I have never had tsukemen noodles that cling to their sauce as well as Okiboru’s. This may be because the broth has been reduced to a sticky syrup, but the noodles’ shape — an overfed rectangle, like linguine — must have something to do with it. Okiboru makes all its noodles in the kitchen each day, and the rollers that cut them into strands seem to leave the surface slightly rougher than typical ramen noodles. However it’s done, the marriage of sauce and starch is so nearly perfect that you may forget you are eating in an undecorated room in a vintage tenement next door to a shop that sells backpacks and suitcases on the sidewalk.

Each bowl of tsukemen contains a simmered egg, its bright yolk soft as jelly. You can also get sliced chicken, supposedly cooked sous vide, although I find it dry and bland, and a charring blast with a cooking torch doesn’t do it any favors. Far better is the sweet and savory chashu, thin bands of pork belly cooked until they fall into fatty shards.

There is a lime wedge in the bowl, too. Squeezed over the noodles when you’re in the homestretch, it brings out their flavor, which can get obscured by the sauce, and spurs you on to finish.

Okiboru House of Ramen sprang from Okiboru, a group with three locations in the Atlanta area. Founded by three chefs, Naoki Kyobashi, Hyun Park and Justin Lim, the company started with a single shop in downtown Los Angeles that attracted attention for a brief time before closing in the pandemic. When another venture of Mr. Lim’s, Scoville Hot Chicken, failed to catch on in New York, they remade it as Okiboru, bringing on Mr. Lim’s son, Matthew, as the chef and an owner.

As it happens, shortly after Okiboru opened, a leading tsukemen specialist from Japan set up an outpost in the area. Tsujita Artisan Noodle, a 20-year-old concern whose dipping noodles are highly regarded by ramen heads in Tokyo, now has a branch in Fort Lee, N.J., its first on the East Coast. When Tsujita touched down in Los Angeles in 2011, the critic Jonathan Gold suggested in LA Weekly that its tsukemen might be life-changing.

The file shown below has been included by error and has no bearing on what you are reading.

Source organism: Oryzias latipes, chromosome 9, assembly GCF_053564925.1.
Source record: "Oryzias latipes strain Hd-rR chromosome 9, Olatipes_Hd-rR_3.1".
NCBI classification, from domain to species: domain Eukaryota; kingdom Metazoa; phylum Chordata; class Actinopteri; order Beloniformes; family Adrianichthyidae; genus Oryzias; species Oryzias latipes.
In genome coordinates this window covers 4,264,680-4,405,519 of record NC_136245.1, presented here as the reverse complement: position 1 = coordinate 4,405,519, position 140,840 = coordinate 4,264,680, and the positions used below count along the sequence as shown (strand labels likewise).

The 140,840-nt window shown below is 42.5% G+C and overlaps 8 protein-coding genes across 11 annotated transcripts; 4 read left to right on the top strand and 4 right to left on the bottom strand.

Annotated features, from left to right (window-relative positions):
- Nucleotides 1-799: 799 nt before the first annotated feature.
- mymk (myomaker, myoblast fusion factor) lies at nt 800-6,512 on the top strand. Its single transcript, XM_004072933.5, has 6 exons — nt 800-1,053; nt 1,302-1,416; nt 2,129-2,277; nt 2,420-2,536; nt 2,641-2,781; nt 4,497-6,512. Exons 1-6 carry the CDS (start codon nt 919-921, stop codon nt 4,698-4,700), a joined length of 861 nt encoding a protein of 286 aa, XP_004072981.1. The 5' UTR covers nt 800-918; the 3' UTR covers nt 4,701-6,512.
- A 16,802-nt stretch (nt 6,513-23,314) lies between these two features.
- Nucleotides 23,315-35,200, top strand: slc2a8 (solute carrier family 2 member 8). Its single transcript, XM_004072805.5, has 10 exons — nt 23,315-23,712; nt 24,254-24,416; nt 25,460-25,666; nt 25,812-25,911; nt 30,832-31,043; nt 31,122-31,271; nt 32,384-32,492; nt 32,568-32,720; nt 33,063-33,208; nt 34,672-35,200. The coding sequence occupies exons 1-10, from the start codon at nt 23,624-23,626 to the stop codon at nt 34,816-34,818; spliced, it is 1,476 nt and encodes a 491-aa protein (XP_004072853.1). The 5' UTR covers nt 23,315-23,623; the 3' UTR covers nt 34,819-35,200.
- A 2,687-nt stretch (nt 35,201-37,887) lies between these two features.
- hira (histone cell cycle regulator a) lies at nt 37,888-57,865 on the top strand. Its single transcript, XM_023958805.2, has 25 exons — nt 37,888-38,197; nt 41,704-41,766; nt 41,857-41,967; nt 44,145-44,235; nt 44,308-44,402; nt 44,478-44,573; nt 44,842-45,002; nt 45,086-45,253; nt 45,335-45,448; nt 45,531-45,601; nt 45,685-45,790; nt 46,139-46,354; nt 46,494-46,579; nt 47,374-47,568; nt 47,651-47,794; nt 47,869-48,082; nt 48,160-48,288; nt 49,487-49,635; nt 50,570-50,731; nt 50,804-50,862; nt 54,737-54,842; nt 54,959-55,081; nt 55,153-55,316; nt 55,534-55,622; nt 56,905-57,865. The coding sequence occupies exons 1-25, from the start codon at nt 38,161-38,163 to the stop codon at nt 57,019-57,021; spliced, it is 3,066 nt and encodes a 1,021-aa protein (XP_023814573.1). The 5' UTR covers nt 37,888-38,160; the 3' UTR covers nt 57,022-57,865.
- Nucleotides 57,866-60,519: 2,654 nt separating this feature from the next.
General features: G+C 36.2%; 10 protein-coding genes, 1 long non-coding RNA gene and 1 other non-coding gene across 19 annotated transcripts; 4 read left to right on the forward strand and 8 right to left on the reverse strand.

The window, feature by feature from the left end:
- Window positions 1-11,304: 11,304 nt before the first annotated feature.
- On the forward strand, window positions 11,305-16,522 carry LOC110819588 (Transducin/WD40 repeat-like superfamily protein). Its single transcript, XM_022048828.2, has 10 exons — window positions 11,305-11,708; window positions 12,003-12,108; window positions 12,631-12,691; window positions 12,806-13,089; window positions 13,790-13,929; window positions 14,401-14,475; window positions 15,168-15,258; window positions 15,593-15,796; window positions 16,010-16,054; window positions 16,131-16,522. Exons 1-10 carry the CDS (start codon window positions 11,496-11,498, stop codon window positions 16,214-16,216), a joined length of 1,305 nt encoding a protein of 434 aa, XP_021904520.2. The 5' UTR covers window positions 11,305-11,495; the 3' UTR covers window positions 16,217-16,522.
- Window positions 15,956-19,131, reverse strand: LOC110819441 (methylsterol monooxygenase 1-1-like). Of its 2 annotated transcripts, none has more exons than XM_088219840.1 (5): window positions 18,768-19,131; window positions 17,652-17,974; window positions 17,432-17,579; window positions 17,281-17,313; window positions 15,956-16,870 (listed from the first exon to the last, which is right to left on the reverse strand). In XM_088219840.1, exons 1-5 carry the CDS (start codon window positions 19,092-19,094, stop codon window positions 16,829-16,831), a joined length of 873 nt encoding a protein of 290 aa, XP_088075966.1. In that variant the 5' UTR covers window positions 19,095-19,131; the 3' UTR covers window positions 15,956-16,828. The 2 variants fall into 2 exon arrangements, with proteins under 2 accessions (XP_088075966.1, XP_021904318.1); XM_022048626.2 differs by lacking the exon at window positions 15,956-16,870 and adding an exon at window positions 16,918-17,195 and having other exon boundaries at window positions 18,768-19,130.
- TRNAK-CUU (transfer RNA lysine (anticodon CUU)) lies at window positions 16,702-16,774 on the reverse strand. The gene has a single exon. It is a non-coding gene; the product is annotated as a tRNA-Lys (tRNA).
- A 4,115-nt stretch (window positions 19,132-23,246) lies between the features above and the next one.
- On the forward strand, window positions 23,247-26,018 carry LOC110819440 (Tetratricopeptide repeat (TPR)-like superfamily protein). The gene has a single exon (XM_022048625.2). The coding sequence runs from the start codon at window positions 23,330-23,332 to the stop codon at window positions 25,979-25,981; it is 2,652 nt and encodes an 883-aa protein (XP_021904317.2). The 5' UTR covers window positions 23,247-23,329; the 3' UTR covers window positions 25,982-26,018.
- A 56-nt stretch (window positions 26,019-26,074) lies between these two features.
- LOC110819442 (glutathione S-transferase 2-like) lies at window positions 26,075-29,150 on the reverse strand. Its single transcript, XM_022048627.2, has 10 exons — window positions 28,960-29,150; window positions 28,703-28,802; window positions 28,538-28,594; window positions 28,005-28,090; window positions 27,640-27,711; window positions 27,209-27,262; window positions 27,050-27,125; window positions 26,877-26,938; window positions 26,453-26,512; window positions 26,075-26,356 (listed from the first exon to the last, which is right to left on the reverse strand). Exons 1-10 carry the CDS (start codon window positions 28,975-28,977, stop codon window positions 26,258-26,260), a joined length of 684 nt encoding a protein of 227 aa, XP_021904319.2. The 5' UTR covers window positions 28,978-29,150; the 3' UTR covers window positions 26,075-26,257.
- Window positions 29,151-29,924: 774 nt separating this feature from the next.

The version being served in Fort Lee did not change my life. The thick slabs of chashu and the egg — in fact, all the garnishes — are exceptionally good, but the broth was lukewarm and kept sliding off the slick, round noodles. I’d go back for the soup ramens, though; the vegan ramen, with its bright, glittering flavor, is a real achievement.

The speed of the QR-code ordering system at Okiboru belies the care and technique that go into the ramen.Credit…Lanna Apisukh for The New York Times
One dish besides tsukemen is served: tontori ramen, in a hot chicken-pork broth.Credit…Lanna Apisukh for The New York Times

Fort Lee has become a hub of ramen activity. A block away from Tsujita, a short hop from the apron of the George Washington Bridge, is another recent arrival, Thumbs Up Ramen, selling awa-kei, or bubble ramen. A relatively recent innovation from Kyoto made by whisking the soup to a froth just before serving, awa-kei ramen is supposed to deliver more flavor when the tiny bubbles burst in your mouth. There can never be too many styles of ramen, but I have to admit that this one did not do much for me.

The regular soup ramen at Okiboru is called tontori. It arrives in a bubble-free broth the consistency of heavy cream and the color of old ivory. Produced by boiling roughly equal parts of chicken and pork bones, it has a complex but tightly woven flavor; neither ingredient gets the upper hand. The noodles, made on site like the ones for tsukemen, are nearly as chewy, but they are narrower, and round.

By custom, steaming bowls of soup ramen are for cold weather and the cool coils of tsukemen are for summer. Okiboru, though, offers both hot and cold tsukemen noodles. I’d never seen that before. On wet winter afternoons when the windows are fogged and the wait on the sidewalk is especially miserable, hot noodles dipped in hot broth are exquisite.